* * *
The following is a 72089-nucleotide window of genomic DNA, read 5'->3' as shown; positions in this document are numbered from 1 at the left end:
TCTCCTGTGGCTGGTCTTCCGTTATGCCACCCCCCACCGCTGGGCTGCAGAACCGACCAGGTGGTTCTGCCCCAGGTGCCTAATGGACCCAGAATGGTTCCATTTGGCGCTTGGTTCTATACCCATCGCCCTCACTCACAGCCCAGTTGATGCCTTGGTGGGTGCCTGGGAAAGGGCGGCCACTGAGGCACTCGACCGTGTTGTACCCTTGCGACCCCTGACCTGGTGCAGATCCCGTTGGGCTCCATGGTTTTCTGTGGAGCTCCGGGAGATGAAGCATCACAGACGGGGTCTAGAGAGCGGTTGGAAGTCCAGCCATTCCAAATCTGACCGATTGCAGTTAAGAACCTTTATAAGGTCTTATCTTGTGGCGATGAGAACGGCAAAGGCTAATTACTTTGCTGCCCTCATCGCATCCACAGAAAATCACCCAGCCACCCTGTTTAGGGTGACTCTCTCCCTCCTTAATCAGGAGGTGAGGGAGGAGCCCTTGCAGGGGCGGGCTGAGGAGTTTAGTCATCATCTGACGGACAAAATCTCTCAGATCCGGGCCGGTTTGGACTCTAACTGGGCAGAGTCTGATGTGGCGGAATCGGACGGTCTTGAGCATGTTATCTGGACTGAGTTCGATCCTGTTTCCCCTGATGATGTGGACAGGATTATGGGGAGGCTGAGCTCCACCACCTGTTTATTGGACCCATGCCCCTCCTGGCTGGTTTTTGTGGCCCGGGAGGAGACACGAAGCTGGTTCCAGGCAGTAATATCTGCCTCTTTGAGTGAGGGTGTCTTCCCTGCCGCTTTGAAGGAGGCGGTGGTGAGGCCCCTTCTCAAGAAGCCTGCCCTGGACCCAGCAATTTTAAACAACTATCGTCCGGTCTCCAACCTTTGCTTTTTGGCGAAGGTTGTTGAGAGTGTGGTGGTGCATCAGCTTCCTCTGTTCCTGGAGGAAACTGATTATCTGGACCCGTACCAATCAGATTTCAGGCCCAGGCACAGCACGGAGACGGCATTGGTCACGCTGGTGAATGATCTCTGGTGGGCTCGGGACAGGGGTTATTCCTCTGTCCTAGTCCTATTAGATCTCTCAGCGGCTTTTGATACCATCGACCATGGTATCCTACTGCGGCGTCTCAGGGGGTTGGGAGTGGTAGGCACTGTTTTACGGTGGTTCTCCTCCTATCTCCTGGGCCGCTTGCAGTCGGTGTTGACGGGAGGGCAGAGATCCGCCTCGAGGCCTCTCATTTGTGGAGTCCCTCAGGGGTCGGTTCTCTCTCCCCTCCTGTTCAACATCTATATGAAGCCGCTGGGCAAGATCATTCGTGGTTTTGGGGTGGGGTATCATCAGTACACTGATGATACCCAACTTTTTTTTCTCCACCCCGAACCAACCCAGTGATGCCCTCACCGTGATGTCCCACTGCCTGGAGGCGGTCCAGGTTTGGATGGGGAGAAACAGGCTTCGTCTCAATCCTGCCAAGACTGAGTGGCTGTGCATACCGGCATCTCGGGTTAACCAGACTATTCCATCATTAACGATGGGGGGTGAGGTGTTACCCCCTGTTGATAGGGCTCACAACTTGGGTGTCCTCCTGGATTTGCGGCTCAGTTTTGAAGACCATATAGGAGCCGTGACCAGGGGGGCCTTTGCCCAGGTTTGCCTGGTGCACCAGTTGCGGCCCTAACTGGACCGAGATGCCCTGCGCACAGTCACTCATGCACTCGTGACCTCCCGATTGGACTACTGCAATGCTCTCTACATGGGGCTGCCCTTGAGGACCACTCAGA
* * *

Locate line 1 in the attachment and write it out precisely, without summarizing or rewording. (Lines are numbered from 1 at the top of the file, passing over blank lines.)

The following is a 72089-nucleotide window of genomic DNA, read 5'->3' as shown; positions in this document are numbered from 1 at the left end: